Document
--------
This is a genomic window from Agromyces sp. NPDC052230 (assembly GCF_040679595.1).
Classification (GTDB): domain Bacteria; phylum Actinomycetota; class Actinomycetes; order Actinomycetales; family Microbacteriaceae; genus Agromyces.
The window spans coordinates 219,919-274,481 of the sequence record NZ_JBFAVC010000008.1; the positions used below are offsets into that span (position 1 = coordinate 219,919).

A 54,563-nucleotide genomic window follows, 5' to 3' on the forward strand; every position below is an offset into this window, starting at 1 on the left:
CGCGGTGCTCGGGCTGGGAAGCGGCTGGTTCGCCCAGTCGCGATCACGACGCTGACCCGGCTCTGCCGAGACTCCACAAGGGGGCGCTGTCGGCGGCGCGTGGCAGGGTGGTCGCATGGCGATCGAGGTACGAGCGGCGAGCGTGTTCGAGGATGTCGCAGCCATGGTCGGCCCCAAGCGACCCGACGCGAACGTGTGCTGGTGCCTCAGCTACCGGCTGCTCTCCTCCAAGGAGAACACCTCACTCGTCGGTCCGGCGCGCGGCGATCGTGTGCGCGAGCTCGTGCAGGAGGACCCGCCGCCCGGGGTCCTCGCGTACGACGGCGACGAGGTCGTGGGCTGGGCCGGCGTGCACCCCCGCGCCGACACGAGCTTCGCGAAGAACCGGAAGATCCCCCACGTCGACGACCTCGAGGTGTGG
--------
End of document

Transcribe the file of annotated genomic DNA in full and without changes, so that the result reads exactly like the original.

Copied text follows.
This is a genomic window from Agromyces sp. NPDC052230 (assembly GCF_040679595.1).
Classification (GTDB): domain Bacteria; phylum Actinomycetota; class Actinomycetes; order Actinomycetales; family Microbacteriaceae; genus Agromyces.
The window spans coordinates 219,919-274,481 of the sequence record NZ_JBFAVC010000008.1; the positions used below are offsets into that span (position 1 = coordinate 219,919).

A 54,563-nucleotide genomic window follows, 5' to 3' on the forward strand; every position below is an offset into this window, starting at 1 on the left:
CGCGGTGCTCGGGCTGGGAAGCGGCTGGTTCGCCCAGTCGCGATCACGACGCTGACCCGGCTCTGCCGAGACTCCACAAGGGGGCGCTGTCGGCGGCGCGTGGCAGGGTGGTCGCATGGCGATCGAGGTACGAGCGGCGAGCGTGTTCGAGGATGTCGCAGCCATGGTCGGCCCCAAGCGACCCGACGCGAACGTGTGCTGGTGCCTCAGCTACCGGCTGCTCTCCTCCAAGGAGAACACCTCACTCGTCGGTCCGGCGCGCGGCGATCGTGTGCGCGAGCTCGTGCAGGAGGACCCGCCGCCCGGGGTCCTCGCGTACGACGGCGACGAGGTCGTGGGCTGGGCCGGCGTGCACCCCCGCGCCGACACGAGCTTCGCGAAGAACCGGAAGATCCCCCACGTCGACGACCTCGAGGTGTGG